Determination of albuminuria
The day before blood sample collection and tissue preparation individual mice were placed in metabolic cages for 24 h and urine samples were collected. We determined urine albumin using a mouse albumin ELISA according to the manufacturer’s instructions and urine creatinine using a modified version of the Jaffe method using a commercially available assay (X-Pand automated platform, Siemens, Eschborn, Germany)21,51.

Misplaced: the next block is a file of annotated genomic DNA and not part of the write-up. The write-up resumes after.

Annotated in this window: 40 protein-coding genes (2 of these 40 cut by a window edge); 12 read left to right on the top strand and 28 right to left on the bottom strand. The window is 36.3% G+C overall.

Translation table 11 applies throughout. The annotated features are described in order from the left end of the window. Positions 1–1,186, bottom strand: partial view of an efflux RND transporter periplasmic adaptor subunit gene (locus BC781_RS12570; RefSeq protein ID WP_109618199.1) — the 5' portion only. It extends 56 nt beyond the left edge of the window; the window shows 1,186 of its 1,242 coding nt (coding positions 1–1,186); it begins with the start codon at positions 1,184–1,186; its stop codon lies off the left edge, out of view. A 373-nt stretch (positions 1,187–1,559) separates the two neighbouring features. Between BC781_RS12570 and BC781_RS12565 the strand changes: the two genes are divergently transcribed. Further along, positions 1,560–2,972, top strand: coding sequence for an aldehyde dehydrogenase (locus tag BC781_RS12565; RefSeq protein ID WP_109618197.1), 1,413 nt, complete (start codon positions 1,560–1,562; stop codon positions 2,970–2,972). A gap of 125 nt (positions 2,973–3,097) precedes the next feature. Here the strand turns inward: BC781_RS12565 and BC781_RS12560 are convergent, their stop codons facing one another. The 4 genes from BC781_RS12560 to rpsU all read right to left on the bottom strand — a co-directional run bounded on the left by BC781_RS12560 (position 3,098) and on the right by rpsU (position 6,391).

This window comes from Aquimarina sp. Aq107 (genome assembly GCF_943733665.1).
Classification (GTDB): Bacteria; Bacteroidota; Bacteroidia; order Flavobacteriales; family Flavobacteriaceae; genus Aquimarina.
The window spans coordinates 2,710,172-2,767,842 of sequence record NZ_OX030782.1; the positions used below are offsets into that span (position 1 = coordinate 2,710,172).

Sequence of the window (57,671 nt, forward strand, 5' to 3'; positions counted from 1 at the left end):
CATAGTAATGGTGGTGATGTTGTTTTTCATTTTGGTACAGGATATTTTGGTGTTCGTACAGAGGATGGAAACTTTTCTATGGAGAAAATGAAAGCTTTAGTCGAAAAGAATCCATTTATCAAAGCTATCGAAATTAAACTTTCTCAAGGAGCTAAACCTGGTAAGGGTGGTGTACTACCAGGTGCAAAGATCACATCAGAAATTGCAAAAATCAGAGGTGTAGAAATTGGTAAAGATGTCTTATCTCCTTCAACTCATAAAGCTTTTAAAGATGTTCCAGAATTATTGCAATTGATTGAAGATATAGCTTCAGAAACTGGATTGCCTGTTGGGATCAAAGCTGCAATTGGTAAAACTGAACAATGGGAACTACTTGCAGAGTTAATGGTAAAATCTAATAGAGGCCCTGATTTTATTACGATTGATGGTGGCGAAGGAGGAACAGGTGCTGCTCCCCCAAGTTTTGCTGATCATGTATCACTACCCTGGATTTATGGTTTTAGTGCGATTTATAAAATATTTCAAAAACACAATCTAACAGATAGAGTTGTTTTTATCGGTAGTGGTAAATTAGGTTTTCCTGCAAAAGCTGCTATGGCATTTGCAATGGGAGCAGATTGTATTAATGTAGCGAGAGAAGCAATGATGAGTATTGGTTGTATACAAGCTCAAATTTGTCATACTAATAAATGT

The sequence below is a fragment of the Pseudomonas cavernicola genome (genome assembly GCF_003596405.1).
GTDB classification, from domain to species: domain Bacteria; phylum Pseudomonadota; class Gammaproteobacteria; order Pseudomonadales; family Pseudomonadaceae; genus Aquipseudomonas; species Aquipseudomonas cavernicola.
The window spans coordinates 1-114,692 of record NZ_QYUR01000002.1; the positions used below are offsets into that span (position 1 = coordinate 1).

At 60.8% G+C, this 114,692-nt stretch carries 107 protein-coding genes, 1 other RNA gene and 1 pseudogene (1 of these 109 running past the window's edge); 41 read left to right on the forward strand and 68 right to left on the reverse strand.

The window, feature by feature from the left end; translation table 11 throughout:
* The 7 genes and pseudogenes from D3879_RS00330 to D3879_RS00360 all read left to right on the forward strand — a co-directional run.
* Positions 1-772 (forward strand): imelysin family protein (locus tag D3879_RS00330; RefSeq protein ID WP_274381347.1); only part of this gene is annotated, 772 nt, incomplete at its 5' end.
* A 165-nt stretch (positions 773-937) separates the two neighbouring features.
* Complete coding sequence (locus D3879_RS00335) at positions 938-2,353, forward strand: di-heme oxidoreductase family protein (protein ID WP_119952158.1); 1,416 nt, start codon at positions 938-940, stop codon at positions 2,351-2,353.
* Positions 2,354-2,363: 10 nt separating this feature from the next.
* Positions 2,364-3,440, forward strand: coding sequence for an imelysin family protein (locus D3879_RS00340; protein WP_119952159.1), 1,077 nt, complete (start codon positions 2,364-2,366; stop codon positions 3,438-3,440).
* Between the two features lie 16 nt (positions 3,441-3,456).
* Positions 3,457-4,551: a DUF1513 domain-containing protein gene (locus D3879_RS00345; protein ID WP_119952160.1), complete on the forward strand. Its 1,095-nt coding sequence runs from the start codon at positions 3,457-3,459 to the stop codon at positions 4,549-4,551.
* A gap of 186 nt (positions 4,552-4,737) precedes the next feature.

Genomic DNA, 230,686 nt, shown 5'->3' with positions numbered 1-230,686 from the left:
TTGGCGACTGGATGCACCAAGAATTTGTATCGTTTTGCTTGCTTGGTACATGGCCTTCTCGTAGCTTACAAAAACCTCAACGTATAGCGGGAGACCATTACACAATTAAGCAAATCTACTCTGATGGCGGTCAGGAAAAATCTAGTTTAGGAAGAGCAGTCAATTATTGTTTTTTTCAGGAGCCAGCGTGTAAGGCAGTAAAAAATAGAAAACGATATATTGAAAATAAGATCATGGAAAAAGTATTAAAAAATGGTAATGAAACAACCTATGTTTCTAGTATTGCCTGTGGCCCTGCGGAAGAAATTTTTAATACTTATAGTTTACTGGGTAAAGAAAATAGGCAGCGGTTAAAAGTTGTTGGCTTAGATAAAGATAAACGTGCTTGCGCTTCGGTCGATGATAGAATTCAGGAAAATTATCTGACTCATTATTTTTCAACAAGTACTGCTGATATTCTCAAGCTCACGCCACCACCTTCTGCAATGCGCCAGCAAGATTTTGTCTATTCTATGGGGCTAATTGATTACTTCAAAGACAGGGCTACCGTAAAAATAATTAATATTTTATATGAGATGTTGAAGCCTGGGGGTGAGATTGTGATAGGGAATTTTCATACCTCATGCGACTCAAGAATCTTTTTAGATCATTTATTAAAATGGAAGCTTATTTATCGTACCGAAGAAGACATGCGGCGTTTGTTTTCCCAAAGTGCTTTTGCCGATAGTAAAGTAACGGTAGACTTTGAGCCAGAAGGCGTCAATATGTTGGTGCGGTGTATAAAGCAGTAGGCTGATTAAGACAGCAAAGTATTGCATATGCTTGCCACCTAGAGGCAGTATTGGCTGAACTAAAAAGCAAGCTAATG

Histology and immunohistochemistry
We perfused animals with ice-cold PBS and then with 4% buffered paraformaldehyde. Tissues were further fixed in 4% buffered paraformaldehyde for 2 days, embedded in paraffin and processed for sectioning. Extracellular matrix deposition in glomeruli was assessed by periodic acid–Schiff staining. An investigator scored the sections in a blinded manner, according to an established scoring system (range 0–3; 0: no extracellular matrix deposition; 3: extracellular matrix deposition in all sections of the glomeruli)21,51,52.